The 10 main ancient and modern economists
Adam Smith, 1723-1790, founder of the classical approach that takes into account individual micro-economic behaviors, believes that the wealth of nations comes from the division of labour and specialization in the productions for which they have a cost advantage, is at the origin of the notion of invisible hand according to which each one by following his interest contributes to the collective interest
David Ricardo, 1772-1823, following Adam Smith, is at the origin of the theory of comparative advantages and notions such as the link between wages and the value of a good, the neutrality of money, the equilibrium of markets thanks to price movements, considers that free trade allows countries to specialize in the productions in which they are the most efficient.
Karl Marx, 1818-1883, believes that the value of a commodity comes from work alone and is divided between profit and salary, considers that the division between salary and profit results from the exploitation of workers by capitalists who own the means of production, believes that competition, which forces the exploitation of workers, will lead to a revolution that will overthrow the capitalist mode of production.
John Meynard Keynes, 1883-1946, focused on the macroeconomic components of the economy, income, investment and consumption, considered that the market was not automated in order to achieve full employment, and advocated cyclical intervention by the State to stimulate investment and sustain demand in times of economic recession.
6 recent economists between liberals and Keynesian:
Ronald Coase, 1910-2013, considers that the costs associated with economic transactions lead to the formation of institutions that contribute to the reduction of these costs, and is the originator of the Coase theorem, according to which government intervention is not justified in an ideal equilibrium situation, but can be useful under certain conditions.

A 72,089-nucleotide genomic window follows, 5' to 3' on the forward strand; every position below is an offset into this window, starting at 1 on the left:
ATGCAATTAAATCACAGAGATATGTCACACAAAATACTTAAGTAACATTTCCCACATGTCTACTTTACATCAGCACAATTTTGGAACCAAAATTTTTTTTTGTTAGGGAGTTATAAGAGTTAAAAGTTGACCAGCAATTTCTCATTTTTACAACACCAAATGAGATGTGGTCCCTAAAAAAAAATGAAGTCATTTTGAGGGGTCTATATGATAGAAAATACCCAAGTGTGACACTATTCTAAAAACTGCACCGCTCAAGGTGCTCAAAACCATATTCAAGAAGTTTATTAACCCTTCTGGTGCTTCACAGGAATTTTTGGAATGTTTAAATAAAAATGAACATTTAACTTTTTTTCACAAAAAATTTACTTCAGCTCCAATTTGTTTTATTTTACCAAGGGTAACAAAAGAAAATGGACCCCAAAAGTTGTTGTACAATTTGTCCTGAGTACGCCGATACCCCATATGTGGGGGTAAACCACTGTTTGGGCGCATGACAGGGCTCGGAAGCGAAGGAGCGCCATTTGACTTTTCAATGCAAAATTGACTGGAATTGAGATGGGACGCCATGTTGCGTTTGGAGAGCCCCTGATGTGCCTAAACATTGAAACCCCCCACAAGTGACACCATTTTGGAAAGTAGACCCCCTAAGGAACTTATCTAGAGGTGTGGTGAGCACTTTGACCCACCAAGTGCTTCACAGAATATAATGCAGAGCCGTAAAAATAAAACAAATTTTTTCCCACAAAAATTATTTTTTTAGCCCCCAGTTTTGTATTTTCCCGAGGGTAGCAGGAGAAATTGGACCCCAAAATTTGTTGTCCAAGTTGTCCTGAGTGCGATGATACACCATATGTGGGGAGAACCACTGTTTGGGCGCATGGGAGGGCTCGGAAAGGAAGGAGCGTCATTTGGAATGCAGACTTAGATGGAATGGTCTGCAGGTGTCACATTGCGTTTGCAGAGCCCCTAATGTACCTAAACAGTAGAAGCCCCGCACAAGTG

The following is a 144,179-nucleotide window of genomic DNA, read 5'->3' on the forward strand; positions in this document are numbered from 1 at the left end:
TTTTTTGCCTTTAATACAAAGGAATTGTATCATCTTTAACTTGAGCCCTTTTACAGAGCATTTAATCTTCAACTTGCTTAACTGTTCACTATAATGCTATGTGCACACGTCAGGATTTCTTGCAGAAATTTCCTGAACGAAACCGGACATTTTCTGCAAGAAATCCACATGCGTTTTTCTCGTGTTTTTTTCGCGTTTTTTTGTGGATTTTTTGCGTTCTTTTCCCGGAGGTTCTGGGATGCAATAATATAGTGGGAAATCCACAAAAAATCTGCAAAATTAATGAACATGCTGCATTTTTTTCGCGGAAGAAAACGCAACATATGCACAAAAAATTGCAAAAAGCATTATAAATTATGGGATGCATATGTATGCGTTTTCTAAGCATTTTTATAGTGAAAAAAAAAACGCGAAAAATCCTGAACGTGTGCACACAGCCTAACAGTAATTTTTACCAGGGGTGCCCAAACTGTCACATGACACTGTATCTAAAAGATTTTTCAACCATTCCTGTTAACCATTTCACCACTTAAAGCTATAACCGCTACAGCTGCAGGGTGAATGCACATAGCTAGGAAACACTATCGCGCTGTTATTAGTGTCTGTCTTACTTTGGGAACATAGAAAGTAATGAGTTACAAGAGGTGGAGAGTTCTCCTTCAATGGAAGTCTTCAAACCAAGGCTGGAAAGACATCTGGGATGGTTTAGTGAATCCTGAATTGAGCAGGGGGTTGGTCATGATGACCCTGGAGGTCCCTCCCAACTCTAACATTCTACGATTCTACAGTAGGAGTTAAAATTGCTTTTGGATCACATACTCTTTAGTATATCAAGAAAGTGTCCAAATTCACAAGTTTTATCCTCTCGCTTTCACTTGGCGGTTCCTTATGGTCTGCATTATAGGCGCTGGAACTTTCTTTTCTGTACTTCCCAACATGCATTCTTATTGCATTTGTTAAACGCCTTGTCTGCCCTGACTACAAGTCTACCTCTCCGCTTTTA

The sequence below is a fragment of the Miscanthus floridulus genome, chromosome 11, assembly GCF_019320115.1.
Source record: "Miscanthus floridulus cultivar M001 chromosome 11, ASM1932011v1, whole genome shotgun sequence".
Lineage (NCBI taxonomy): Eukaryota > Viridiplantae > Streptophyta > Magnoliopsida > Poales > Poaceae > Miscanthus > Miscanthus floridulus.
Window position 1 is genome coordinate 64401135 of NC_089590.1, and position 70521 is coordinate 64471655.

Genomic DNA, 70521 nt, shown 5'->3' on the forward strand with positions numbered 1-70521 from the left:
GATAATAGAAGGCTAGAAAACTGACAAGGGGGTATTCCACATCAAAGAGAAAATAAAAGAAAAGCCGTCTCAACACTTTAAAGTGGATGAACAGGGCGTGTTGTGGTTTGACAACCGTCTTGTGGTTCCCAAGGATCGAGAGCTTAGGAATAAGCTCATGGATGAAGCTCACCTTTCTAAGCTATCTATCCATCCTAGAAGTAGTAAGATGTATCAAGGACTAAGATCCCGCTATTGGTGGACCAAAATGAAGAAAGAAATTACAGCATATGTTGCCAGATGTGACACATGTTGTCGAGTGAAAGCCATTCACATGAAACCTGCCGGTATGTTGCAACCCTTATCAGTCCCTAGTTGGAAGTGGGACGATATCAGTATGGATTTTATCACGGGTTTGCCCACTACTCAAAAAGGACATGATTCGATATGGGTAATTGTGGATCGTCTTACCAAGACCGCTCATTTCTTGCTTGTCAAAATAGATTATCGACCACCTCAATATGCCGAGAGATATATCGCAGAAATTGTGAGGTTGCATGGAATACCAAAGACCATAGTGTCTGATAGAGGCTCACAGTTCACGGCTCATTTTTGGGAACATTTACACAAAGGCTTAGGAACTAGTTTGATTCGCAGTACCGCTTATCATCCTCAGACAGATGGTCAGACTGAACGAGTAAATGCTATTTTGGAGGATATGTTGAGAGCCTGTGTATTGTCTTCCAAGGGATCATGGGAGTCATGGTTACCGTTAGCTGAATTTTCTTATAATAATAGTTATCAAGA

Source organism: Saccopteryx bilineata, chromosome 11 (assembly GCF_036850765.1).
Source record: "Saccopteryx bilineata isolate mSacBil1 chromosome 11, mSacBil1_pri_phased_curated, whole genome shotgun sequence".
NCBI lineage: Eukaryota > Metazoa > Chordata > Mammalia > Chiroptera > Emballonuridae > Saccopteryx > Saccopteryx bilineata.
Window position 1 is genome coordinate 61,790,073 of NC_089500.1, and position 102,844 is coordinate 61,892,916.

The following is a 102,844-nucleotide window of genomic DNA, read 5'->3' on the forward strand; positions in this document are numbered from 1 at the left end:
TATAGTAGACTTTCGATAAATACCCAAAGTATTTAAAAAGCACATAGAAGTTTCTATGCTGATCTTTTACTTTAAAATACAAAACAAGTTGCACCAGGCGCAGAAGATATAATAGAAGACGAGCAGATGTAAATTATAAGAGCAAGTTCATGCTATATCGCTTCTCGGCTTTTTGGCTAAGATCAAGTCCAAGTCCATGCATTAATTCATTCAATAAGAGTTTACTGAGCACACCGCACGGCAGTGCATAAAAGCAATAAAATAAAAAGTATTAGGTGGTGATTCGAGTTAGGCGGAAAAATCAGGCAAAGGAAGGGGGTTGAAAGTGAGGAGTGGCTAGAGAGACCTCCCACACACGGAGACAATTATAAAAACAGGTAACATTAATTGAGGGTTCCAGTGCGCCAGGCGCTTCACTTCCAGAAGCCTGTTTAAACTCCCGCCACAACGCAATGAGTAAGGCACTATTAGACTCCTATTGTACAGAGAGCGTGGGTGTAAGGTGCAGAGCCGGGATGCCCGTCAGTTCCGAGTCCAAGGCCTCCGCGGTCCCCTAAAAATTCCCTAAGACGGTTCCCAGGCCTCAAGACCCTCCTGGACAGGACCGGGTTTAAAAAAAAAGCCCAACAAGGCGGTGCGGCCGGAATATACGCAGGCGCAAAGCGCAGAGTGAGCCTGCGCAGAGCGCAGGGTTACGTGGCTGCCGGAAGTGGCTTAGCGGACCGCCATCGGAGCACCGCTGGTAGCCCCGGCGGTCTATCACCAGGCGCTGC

James Tobin, 1918-2002, is the originator of the theory of investment choices, Tobin’s Q, concerning the capacity of companies to invest and a model concerning the need for savings and liquidity of households, proposed the introduction of a tax on financial transactions while defending free trade.
Armatya Sen, born in 1933, is interested in the field of social welfare economics, considers that social justice does not depend solely on the equity of resource endowments but on the practical capacities of each individual to convert these endowments into freedom of choice, which he calls capabilities, and is the originator of the measurement of the Human Development Index, the HDI.
Oliver Williamson, born in 1932, developed the theory of transaction costs and showed that economic agents with limited but opportunistic rationality will seek institutional arrangements to limit transaction costs.
Michel Aglietta, born in 1938, is at the origin of the regulation school, which aims to explain the transition from periods of growth to periods of crisis, it combines elements of the institutionalism approach to identify institutions favorable to growth, the Marxist approach by considering the balance of power in the distribution of the value created by production and the Keynesian approach to make mass production compatible with mass consumption, insists on the need to introduce new rules for capital mobility, to strengthen prudential control of the markets and the implementation of counter-cyclical policies.
Jean Tirolle, born in 1953, starting from the micro-economic approach and the theory of games which concerns the interactions between agents, is mainly interested in industrial economics, the functioning of markets and the behavior of companies on the markets, and in behavioral economics which is interested in particular in the non-rational behavior of human beings in certain economic situations